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Monday, 10th November 2008

Respect for International Law Is First Step in Reclaiming America’s International Leadership and Credibility

Respect for International Law Is First Step in Reclaiming America’s International Leadership and Credibility
Source: The Century Foundation

To reclaim American leadership and credibility in resolving the many deepening crises on America’s international agenda, the next administration must move swiftly to reverse the U.S. rupture with international law and institutions of the past decade, writes the director of foreign policy programs at The Century Foundation in a new policy brief.

In “First Steps Toward Restoring American Leadership: Legality Matters,” Jeffrey Laurenti argues that the collapse of America’s global standing during this decade—a direct consequence of Washington’s most cherished assumptions about power and exceptionalism superseding traditional commitments to respecting international law—has real and measurable consequences in shriveled U.S. capacity to influence events worldwide. Allied governments hang back from American military engagements, reject Washington’s candidates for international leadership posts, and circumvent U.S. opposition to chart global policy on issues from climate change to international justice.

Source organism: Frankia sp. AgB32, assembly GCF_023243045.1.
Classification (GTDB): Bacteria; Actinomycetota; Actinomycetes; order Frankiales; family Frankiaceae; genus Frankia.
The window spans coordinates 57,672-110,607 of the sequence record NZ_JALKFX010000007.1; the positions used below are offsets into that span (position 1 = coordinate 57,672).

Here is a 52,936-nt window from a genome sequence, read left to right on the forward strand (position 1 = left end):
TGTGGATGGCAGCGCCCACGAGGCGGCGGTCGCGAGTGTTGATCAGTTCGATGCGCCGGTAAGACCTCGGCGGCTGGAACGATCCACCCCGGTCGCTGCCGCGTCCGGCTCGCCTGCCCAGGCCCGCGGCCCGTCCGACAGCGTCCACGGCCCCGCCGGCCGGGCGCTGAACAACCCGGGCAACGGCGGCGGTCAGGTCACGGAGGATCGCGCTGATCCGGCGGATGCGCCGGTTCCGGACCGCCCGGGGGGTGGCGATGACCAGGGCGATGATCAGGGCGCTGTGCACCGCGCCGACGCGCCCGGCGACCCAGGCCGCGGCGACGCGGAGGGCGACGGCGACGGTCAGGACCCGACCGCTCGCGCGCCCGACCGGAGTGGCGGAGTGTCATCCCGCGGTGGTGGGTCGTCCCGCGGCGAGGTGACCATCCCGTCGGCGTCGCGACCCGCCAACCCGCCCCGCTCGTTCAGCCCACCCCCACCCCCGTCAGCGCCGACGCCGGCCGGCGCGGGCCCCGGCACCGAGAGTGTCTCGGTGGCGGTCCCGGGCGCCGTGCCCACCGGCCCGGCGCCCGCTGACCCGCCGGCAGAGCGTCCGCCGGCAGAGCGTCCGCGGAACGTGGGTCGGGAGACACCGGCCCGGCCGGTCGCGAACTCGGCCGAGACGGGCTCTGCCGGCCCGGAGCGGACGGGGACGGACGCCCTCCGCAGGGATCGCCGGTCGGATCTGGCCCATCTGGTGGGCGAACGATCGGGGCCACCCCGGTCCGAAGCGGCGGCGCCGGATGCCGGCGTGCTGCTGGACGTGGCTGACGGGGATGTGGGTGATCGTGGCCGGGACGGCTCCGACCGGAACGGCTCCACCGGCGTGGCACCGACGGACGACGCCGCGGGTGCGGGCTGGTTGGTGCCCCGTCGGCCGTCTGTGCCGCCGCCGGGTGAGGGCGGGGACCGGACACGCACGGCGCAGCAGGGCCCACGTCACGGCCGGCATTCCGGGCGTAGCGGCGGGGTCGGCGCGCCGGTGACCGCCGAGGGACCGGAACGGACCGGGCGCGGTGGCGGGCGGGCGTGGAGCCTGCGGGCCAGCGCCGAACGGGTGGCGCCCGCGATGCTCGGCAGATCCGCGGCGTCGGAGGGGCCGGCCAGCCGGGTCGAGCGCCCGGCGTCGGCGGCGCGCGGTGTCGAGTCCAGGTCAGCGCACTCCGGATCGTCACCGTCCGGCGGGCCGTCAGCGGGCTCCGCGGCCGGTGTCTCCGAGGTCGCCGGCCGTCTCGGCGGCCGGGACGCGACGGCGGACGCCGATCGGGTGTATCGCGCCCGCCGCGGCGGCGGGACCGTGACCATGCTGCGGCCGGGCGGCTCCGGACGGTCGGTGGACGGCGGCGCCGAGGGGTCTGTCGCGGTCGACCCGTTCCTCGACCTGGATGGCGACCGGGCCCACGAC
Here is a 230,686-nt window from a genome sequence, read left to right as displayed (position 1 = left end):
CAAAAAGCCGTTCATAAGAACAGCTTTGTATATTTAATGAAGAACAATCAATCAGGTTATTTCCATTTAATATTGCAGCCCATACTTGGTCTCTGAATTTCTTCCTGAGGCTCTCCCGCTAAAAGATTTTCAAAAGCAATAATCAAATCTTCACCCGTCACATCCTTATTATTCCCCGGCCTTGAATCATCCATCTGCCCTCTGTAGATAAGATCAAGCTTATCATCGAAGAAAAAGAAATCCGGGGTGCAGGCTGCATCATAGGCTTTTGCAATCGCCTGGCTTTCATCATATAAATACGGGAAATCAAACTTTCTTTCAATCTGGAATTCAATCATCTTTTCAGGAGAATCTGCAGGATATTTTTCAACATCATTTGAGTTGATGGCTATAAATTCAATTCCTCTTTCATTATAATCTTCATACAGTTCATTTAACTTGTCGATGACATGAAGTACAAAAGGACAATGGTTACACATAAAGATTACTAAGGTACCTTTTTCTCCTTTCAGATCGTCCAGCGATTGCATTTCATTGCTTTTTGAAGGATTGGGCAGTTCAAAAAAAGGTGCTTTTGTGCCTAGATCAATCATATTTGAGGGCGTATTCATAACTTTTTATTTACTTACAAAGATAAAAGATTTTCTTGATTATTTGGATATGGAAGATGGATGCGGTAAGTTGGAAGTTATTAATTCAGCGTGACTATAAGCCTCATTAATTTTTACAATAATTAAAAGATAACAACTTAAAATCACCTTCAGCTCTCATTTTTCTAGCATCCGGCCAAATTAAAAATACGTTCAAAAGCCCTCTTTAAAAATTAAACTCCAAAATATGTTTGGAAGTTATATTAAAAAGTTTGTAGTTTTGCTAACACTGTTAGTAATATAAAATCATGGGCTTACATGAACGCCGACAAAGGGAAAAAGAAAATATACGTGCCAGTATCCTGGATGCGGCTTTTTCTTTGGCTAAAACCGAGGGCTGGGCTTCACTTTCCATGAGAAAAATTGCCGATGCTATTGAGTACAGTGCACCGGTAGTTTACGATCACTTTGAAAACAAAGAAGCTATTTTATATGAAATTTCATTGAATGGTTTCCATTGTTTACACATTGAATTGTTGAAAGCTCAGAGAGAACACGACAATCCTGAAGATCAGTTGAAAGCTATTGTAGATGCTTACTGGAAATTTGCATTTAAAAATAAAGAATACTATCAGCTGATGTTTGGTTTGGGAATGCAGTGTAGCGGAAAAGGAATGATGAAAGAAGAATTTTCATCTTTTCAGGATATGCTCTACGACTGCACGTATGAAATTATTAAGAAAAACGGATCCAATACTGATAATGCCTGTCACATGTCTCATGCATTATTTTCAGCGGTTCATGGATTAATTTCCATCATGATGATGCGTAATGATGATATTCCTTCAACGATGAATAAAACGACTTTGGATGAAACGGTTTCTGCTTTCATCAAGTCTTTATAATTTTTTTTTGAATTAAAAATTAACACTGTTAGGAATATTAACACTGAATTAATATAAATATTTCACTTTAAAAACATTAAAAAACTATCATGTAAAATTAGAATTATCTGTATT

The brief outlines the deteriorating respect for international legality in Washington since movement conservatives gained ascendancy in America’s foreign policy machinery after 1980, on issues ranging from payment of treaty assessments, rulings of the International Court of Justice, human rights obligations on torture and war prisoners, and the use of force. The United States had honored those legal commitments without harm to America’s core interests from the presidencies of Truman and Eisenhower to those of Ford and Carter, Laurenti underscores, and it needs to reverse recent years’ ideological detour.

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